while I would hope that protest does not turn violent, it is empowering to see hundred of thousands of like-minded individuals turn out and say 'enough'.

Posted by: daudder | Aug 29, 2004 1:23:45 PM

As long as it's non-violent, any kind of dissent against the governing cabal is good thing. However a person chooses to express this displeasure with Bush is the person's own business.

At least these folks are actively participating on the political stage, unlike the host of this blog, who seems content merely to play the haughty role of carping theater critic.

Posted by: Night Owl | Aug 29, 2004 1:26:01 PM

Oh wait, I can do that one, too. You know, if all those bureaucratic hacks with ties and desks would actually go make a statement on the street, national news might actually notice progressive politics.

Sorry Matt, what an oversimplification of all protest. Some of us have high-paying, intelligent, creative jobs with desks in corporations, but they're unrelated to politics. My bad, I chose the wrong line of work I guess. So I decided, in the runup to the war, to attend my first protest at the age of 39. It was either that or remain silent and give my unstated approval to the madness. Now who was using the only tool at their disposal for the public good? And yes, I'm looking at YOU when I ask that.

Posted by: ScrewyRabbit | Aug 29, 2004 1:35:43 PM

I agree with kriston's comment about the surfeit of inane protesting in the '90s, but I don't see that as particularly a departure in kind from activities in, at least, the late '60s. The sort of protesting you find in the civil rights movement in the early '60s--the freedom riders and that kind of shit--is fairly anomolous, imo, in the late '60s. At any rate, there's no shortage of self righteous goon squads taking to the streets in the late "hippie" '60s. Think about, e.g., the SDS led student riots in 1968, and, saliently, at the Chicago DNC. I think you can find in the late '60s, in spades, the same sort of unintelligent conception of a moral high ground that inspires these people to heckle republicans going to the theater.

Posted by: spacetoast | Aug 29, 2004 1:47:20 PM

If any of these protestors are leaving a swing state for a week to carry a paper-mache puppet through the streets of New York, they are wasting their time. They could be volunteering for a contested Congressional campaign, registering voters, or passing out yard signs, for chrissake. Any of these activities would be more effective than theatrical "dissent".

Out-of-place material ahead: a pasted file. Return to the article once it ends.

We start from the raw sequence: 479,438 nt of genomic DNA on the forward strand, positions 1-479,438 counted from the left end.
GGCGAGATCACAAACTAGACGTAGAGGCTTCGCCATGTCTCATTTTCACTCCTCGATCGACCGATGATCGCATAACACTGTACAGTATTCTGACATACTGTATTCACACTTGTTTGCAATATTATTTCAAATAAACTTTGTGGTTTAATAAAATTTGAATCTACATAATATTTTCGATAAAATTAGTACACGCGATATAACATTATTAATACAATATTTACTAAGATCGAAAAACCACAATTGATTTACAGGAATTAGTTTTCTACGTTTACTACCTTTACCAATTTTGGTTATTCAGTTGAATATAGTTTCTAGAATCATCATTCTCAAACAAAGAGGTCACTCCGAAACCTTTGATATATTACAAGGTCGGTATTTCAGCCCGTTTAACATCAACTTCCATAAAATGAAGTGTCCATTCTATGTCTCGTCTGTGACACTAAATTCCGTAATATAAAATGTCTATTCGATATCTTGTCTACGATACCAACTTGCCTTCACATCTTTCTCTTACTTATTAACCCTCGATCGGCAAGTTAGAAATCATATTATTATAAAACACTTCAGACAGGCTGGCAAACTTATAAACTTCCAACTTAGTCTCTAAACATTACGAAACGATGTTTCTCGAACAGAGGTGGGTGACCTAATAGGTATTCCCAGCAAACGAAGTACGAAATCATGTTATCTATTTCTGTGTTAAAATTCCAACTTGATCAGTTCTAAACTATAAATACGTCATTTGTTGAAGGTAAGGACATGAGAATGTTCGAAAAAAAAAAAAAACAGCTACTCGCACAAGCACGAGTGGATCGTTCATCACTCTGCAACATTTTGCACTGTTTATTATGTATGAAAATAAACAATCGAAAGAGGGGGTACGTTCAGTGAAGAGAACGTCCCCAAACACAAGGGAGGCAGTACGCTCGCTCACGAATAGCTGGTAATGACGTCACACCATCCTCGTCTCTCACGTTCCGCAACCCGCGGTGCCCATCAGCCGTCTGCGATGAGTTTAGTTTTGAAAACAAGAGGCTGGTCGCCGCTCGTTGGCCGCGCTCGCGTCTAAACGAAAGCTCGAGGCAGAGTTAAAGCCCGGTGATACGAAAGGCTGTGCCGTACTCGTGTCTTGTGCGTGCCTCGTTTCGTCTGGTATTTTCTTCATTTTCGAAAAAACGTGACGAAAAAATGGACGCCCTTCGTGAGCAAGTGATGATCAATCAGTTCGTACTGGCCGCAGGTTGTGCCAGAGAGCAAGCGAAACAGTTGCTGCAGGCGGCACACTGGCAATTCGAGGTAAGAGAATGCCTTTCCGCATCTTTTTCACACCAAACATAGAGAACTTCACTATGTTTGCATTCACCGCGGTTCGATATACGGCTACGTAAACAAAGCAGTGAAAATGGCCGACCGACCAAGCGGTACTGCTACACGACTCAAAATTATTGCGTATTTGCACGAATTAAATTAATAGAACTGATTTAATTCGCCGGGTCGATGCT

Posted by: tew | Aug 29, 2004 1:52:40 PM

hey matthew, don't be a geek... join your fellow humans in public displays of dissent and unity. celebrate the creative, activist tradition of our species... geez, are you even thirty yet?

Posted by: travy | Aug 29, 2004 1:59:06 PM

Some progressives are protesting, getting news coverage, and even sharing a split screen on tv with Cheney's Ellis Island speech.

Some progressives are subtly reinforcing the Republican frame that suggests protestors are crazy, possibly dangerous, out-of-touch, America-haters.

So far at least, the first group seems to be more effective.

Posted by: WholeWorldIsTivoing | Aug 29, 2004 2:01:04 PM

What I'm most concerned about regarding the protests is that everyone seems to be wearing stereotypical liberal casual clothing--tank top with bandanna, etc. If we got a quarter of a million people to march in suits, holding signs saying "Boring Middle-Class People Against Bush", now THAT would be noticed.

Posted by: Maureen | Aug 29, 2004 2:03:05 PM

Jesus fucking Christ, Matt. You lefties actually have something that the right whingers don't have and you treat it like a negative. Fuck the right whingers. Don't let them get away with pushing the notion that protesting is a bad thing. They're just jealous because their protests. . .oops, what protests. They suck at them and so they want to tarnish them and libs like you play right into their hands by echoing their propaganda. /rant

Posted by: Robert McClelland | Aug 29, 2004 2:25:25 PM

Did a protester kill your parents when you were little?

Posted by: Capt. Jean-Luc Pikachu | Aug 29, 2004 2:26:19 PM

But didn't Donald Rumsfeld himself say that "Democracy is messy"?

And I'm beginning to worry about your irrational fear of puppets, Matt...

Posted by: oodja | Aug 29, 2004 2:27:24 PM

MattY, what the heck is a party convention except a large, indoor political rally?

I find no problem with letting the political ralliers indoors (the Republicans) being forced to face political ralliers who oppose them outdoors (the protestors) when they step outside Madison Square Garden.

Posted by: Constantine | Aug 29, 2004 2:36:44 PM